Yet you’ll note that none of these issues arise in Walker’s opinion, because the DOJ, in effect, refused to play. They resisted the court at every step, insisting that a program discussed at length on the front pages of newspapers for years now was so very secret that no aspect of it could be discussed even in a closed setting. They continued to insist on this in the face of repeated court rulings to the contrary. So while Al-Haramain has prevailed, there’s no ruling on the validity of any of those arguments. That’s why I think Marcy Wheeler is probably correct when she predicts that the government will simply take its lumps and pay damages rather than risk an appeal. For one, while Obama administration has been happy to invoke state secrecy as vigorously as its predecessor, it would obviously be somewhat embarrassing for Obama’s DOJ to parrot Bush’s substantive claims of near-limitless executive power. Perhaps more to the point, though, some of those legal arguments may still be operative in secret OLC memos. The FISA Amendments Act aimed to put the unlawful Bush program under court supervision, and even reasserted FISA’s language establishing it as the “exclusive means” for electronic surveillance, which would seem to drive a final stake in the heart of any argument based on the AUMF. But we ultimately don’t know what legal rationales they still consider operative, and it would surely be awkward to have an appellate court knock the legs out from under some of these secret memoranda.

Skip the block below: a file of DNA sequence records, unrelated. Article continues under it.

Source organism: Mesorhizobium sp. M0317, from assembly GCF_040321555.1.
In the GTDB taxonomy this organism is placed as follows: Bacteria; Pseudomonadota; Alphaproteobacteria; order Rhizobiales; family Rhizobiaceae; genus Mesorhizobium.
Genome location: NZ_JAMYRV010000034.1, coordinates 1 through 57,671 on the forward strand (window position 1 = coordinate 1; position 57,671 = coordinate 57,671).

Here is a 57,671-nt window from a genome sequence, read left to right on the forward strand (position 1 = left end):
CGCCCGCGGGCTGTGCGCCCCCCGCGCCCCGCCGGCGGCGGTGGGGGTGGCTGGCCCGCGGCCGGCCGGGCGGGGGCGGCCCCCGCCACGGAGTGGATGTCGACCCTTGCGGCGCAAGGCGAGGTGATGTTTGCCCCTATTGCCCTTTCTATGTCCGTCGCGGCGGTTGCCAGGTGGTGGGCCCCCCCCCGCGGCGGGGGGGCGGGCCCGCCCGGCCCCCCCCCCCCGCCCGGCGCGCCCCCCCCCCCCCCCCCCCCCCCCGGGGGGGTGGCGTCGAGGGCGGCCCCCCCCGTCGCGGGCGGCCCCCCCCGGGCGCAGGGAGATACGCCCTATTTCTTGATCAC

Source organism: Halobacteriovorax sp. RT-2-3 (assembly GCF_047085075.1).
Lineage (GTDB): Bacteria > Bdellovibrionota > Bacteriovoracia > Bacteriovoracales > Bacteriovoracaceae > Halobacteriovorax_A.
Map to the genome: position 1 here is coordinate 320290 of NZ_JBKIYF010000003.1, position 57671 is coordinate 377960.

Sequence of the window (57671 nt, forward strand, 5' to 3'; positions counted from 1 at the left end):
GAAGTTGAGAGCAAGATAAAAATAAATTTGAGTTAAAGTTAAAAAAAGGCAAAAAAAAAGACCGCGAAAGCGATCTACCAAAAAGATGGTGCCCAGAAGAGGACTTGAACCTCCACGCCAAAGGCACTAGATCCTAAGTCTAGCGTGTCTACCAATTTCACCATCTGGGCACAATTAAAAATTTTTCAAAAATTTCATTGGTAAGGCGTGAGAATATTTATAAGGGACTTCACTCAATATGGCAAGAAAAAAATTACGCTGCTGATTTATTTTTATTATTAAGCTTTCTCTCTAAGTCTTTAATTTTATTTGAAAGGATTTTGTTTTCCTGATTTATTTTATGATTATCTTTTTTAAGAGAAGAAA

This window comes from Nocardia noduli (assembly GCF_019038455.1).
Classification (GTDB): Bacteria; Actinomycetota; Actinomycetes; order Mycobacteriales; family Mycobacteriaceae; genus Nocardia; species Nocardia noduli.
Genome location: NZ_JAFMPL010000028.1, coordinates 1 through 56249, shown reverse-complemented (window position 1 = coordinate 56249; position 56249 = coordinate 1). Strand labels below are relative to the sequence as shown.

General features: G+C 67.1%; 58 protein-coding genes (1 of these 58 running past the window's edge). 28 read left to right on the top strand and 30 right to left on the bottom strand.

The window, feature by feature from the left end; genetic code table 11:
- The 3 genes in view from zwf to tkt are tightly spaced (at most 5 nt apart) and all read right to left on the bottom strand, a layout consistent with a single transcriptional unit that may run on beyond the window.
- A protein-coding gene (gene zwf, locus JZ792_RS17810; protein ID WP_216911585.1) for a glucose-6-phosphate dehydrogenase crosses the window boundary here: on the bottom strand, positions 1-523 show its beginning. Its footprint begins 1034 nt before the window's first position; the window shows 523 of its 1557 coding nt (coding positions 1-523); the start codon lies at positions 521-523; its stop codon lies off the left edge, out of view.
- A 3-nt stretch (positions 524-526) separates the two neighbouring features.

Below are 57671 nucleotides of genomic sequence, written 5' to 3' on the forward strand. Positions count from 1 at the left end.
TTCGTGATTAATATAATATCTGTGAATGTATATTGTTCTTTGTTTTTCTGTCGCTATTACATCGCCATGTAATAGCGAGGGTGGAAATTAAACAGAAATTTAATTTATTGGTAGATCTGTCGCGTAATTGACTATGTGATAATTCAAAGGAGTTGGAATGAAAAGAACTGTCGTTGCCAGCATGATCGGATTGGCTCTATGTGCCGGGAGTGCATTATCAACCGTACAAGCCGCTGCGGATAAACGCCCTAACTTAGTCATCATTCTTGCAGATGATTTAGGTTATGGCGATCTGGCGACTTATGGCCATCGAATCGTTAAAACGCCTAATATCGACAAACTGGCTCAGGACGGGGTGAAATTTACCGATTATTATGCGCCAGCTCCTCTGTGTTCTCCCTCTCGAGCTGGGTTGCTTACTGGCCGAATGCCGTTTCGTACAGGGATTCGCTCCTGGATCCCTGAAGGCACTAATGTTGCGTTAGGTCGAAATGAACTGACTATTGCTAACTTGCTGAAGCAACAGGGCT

None of this is to deny that the ruling is a big deal—if nothing else because it suggests that the government does not enjoy total carte blanche to shield lawbreaking from review with broad, bald assertions of privilege. But I also know that civil libertarians had hoped that the courts might be the only path to a more full accounting of—and accountability for—the domestic spying program. If the upshot of this is simply that the government must pay a few tens, or even hundreds of thousands of dollars in damages, it’s hard not to see the victory as something of a disappointment.

On ObamaCare, Don’t Put Your Faith in the Courts

Now that the Obama health plan is law, more than a dozen states are asserting that Congress has exceeded its Commerce Clause power in imposing a mandate on individuals to purchase health insurance from private companies. No doubt, individual citizens will challenge the individual mandate on their own behalf.

States are also asserting that the threat to withhold all Medicaid payments if the states do not set up health insurance exchanges and enact other regulations amounts to coercion and unconstitutional commandeering of states by the federal government.

No one who opposes ObamaCare should put their faith in the Supreme Court to strike down an act of Congress, no matter how unprecedented and unconstitutional it may be. Nor should those who support ObamaCare be confident that the Supreme Court will uphold these provisions.